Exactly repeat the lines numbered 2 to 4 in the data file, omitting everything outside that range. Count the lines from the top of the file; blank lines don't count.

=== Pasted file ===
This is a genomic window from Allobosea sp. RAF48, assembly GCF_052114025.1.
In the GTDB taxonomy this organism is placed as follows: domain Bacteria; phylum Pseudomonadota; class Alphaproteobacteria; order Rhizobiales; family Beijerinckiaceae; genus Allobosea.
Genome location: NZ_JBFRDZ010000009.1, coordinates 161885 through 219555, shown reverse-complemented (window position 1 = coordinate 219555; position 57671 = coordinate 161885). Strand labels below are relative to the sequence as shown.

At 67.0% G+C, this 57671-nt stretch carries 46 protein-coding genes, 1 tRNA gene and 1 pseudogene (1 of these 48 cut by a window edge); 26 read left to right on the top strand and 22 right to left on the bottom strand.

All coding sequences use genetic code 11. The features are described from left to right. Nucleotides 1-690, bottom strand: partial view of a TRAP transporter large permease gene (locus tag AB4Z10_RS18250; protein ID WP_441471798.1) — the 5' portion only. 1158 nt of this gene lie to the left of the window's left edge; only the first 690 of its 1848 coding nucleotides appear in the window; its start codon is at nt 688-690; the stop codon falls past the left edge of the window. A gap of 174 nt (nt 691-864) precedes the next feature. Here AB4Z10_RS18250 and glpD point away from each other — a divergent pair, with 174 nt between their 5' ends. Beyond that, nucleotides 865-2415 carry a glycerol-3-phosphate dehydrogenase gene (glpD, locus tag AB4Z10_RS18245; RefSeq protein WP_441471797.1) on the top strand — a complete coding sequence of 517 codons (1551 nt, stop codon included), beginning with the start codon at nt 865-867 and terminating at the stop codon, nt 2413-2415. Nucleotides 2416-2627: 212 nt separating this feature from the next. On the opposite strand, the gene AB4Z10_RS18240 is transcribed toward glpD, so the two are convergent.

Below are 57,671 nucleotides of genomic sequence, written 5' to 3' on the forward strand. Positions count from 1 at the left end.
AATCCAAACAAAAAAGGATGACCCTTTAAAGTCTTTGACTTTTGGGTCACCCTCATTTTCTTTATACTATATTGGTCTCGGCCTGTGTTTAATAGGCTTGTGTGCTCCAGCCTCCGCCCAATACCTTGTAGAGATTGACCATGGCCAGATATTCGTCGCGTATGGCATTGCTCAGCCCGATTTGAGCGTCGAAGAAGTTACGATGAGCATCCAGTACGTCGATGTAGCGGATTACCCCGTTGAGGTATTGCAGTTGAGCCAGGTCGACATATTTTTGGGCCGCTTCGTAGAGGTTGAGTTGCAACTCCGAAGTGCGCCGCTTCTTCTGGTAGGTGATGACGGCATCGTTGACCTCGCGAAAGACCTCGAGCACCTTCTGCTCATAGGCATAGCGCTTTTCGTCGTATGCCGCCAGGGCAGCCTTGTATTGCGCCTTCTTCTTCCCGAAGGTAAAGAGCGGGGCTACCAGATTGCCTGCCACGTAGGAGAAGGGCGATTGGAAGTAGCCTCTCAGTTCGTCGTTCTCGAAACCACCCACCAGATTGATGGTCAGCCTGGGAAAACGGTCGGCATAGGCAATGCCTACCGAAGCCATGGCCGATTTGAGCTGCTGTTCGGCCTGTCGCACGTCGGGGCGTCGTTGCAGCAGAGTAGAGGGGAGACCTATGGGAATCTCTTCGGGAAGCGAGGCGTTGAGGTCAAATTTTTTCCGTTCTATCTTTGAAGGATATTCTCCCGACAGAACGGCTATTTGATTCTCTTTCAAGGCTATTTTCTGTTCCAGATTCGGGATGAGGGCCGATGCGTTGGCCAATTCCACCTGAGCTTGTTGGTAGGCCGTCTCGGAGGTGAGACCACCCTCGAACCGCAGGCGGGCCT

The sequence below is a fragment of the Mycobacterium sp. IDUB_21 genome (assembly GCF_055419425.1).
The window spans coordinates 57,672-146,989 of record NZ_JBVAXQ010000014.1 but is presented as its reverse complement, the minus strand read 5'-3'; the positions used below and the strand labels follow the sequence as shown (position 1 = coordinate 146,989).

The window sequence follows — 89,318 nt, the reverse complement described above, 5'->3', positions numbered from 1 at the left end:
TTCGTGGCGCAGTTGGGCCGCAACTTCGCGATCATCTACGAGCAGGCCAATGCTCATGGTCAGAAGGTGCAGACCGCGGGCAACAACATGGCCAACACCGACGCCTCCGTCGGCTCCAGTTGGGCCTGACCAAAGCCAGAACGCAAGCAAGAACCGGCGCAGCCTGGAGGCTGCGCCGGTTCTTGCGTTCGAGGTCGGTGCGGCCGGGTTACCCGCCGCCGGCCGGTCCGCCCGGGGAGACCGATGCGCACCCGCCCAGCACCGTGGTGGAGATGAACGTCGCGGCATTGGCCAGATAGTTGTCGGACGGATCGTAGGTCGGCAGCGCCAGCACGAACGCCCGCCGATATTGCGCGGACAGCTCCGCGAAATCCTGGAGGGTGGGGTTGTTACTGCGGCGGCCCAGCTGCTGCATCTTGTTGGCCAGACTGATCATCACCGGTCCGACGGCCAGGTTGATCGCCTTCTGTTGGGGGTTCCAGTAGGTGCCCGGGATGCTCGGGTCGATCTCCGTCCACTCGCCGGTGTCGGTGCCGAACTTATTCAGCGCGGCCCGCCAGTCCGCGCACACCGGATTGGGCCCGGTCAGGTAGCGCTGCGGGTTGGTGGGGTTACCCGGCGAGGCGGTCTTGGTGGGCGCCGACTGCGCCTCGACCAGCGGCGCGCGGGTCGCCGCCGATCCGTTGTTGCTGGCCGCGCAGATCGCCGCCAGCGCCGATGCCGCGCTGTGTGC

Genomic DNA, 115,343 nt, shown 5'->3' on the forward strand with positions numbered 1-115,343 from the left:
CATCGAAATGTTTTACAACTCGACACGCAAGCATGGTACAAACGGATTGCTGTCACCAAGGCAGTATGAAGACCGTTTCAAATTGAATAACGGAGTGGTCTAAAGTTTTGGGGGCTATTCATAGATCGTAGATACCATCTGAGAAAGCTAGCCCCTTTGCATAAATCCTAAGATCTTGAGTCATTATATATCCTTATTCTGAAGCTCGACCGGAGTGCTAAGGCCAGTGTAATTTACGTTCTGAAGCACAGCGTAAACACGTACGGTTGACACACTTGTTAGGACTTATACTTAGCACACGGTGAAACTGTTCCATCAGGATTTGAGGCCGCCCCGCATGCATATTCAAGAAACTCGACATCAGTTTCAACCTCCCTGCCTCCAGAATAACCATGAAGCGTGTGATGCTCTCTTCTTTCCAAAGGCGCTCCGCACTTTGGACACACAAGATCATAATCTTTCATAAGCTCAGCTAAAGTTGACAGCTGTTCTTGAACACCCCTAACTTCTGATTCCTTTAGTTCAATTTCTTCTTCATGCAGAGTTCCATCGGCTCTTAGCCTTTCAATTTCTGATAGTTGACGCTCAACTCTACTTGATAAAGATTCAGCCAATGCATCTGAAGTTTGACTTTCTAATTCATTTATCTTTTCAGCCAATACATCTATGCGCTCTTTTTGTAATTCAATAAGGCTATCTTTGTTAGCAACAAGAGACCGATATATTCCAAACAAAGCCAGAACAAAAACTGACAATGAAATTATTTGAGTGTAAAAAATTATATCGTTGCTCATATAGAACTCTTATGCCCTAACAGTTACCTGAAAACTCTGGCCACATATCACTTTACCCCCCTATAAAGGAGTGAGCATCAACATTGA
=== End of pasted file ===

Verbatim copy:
In the GTDB taxonomy this organism is placed as follows: domain Bacteria; phylum Pseudomonadota; class Alphaproteobacteria; order Rhizobiales; family Beijerinckiaceae; genus Allobosea.
Genome location: NZ_JBFRDZ010000009.1, coordinates 161885 through 219555, shown reverse-complemented (window position 1 = coordinate 219555; position 57671 = coordinate 161885). Strand labels below are relative to the sequence as shown.

At 67.0% G+C, this 57671-nt stretch carries 46 protein-coding genes, 1 tRNA gene and 1 pseudogene (1 of these 48 cut by a window edge); 26 read left to right on the top strand and 22 right to left on the bottom strand.